SUDAN. Said Hawa was nine months pregnant when she fled to save her life. Here, she is proudly showing off her three-day-old daughter. Photo: Ahmed Omer/NRC

Sudan: the month when hell broke out

Roald Høvring and Mathilde Vu|Published 15. May 2023
Said Hawa was due soon. In her modest home in Khartoum, she was getting ready to welcome her new child. Eid, the end of Ramadan, was also approaching, and everyone was getting ready to celebrate. But on 15 April, her life – and the lives of millions of people in Sudan – was shattered.

Senseless violence broke out in the middle of the capital city as the Sudanese Armed Forces (SAF) and the Rapid Support Forces (RSF) started fighting with tanks, airstrikes and snipers. Bullets and missiles began hitting homes, hospitals, shops. Water and electricity supplies stopped as the facilities were hit.

Heavily pregnant Said Hawa decided to escape. She gave birth just hours after reaching safety in the town of Wad Madani.

“The main road out of Khartoum was too dangerous, especially for me who was nine months pregnant. We therefore followed the smaller dirt roads and arrived just in time before I gave birth. Against all odds, I gave birth to this precious baby girl here in Madani,” says the new mother, proudly showing off her three-day-old daughter.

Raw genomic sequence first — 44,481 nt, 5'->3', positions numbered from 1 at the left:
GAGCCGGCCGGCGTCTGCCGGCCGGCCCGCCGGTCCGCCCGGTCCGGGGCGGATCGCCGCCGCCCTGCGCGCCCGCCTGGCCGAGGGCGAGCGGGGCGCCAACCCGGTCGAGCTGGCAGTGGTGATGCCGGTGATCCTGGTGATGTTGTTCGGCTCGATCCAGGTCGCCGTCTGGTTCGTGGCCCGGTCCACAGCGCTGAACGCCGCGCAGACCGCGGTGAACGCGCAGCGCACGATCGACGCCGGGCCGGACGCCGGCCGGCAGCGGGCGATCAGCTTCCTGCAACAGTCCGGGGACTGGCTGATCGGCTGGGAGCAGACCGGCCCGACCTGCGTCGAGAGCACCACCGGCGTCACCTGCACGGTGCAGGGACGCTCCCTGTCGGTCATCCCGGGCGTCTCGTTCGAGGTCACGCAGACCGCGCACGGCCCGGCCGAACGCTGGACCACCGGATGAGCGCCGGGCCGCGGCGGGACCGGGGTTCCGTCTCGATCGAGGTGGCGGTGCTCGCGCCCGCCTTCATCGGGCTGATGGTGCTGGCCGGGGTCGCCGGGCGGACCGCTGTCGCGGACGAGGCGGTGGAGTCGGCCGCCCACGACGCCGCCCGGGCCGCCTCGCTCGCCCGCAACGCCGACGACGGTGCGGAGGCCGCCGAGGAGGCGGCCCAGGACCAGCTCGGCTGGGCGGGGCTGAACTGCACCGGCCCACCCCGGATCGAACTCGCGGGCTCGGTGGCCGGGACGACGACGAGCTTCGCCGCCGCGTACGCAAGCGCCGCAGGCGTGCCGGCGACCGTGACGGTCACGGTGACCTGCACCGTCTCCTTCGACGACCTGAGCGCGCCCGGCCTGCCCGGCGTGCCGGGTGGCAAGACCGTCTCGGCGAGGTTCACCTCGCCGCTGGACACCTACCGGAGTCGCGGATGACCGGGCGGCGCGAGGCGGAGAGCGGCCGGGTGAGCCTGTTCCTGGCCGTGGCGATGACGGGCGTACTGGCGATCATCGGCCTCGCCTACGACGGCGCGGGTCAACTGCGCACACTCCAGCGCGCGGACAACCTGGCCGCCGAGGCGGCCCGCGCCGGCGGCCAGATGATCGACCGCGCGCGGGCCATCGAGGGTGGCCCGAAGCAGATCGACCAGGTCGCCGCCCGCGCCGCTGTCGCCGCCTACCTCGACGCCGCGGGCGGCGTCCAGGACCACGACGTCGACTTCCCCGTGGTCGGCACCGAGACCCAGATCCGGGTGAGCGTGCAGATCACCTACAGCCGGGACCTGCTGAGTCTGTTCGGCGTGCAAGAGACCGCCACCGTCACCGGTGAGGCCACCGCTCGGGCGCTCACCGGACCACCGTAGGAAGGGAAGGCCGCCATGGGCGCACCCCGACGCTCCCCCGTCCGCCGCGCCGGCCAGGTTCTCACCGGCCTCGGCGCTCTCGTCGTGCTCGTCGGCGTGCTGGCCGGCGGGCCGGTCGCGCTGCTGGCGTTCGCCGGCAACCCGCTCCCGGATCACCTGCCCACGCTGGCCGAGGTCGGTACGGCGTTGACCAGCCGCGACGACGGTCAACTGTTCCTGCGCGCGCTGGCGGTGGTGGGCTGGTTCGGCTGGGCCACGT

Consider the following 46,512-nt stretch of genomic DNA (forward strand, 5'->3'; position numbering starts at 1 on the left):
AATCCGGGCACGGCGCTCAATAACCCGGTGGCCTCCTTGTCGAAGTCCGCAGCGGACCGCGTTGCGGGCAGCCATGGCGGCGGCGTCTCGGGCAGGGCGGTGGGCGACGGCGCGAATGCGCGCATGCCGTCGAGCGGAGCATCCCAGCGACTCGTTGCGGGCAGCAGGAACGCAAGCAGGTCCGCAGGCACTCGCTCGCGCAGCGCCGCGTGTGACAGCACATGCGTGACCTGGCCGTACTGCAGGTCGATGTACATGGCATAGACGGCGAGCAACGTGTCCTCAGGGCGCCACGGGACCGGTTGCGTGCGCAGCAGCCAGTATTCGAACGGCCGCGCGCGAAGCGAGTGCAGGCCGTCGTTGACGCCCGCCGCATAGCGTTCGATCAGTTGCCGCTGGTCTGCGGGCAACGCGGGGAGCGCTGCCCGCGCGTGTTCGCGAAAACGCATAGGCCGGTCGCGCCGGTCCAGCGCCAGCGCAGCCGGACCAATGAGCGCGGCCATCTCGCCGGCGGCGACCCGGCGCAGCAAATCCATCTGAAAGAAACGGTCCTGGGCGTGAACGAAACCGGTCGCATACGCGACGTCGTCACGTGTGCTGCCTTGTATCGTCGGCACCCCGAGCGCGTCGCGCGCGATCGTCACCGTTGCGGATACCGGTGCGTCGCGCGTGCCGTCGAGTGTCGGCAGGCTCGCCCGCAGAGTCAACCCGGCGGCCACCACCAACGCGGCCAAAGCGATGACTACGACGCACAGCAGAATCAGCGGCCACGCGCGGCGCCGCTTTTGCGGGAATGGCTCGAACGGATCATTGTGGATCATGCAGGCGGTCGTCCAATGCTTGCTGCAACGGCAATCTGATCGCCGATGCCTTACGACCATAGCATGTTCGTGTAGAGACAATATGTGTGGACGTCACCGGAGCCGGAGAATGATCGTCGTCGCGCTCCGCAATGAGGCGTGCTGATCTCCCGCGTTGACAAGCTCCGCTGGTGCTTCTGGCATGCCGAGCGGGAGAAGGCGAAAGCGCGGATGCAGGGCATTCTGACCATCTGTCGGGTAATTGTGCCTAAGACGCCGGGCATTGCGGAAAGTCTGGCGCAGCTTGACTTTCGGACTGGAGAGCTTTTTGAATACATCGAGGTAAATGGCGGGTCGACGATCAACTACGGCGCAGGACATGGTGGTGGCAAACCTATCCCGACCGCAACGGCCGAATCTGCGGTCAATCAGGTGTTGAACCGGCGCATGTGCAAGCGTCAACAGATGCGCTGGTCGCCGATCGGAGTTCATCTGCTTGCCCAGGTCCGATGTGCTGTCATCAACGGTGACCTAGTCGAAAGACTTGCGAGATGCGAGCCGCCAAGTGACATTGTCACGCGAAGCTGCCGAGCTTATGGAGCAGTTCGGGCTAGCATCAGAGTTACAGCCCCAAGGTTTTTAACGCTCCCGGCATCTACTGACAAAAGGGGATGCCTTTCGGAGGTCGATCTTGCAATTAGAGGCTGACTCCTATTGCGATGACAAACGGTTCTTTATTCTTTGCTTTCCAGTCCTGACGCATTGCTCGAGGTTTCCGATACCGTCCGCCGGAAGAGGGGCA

In the eastern city of Wad Madani, thousands of internally displaced people arrive every day to seek refuge. Photo: Ahmed Omer/NRC

A month of uninterrupted violence

It's now been one month since Sudan collapsed into conflict. Every day, the Norwegian Refugee Council (NRC) teams receive reports of a colleague who has been forced to flee, or worse, who has seen one of their relatives die – killed in the fighting, or because they could not reach a hospital.

The warring parties have continued using explosive weapons in populated areas, and plumes of smoke can now be seen every day in the sky above Khartoum.

And the fighting has spread far beyond the capital. In the restless region of Darfur, violence broke out in the city of Geneina. Weeks of violence in the middle of the city have caused widespread destruction and burning of properties. Health facilities, the central market, humanitarian premises and public buildings have been looted.

The situation has caused widespread panic and forced many people to flee for their lives. But the roads out of the city are highly insecure, and the population is essentially trapped.

Lack of food, fuel, water and cash

Prices of food, fuel and other basic goods are skyrocketing, making essential goods unaffordable for many people.

In Khartoum, several neighbourhoods continue to face severe shortages due to blackouts, a lack of fuel and damage to water supplies.

Across the country and particularly in Khartoum and Darfur, access to cash has been heavily compromised as the banks have generally remained closed since the beginning of the conflict. This is seriously hampering people’s ability to provide for the basics or pay for transportation to flee to a safer location.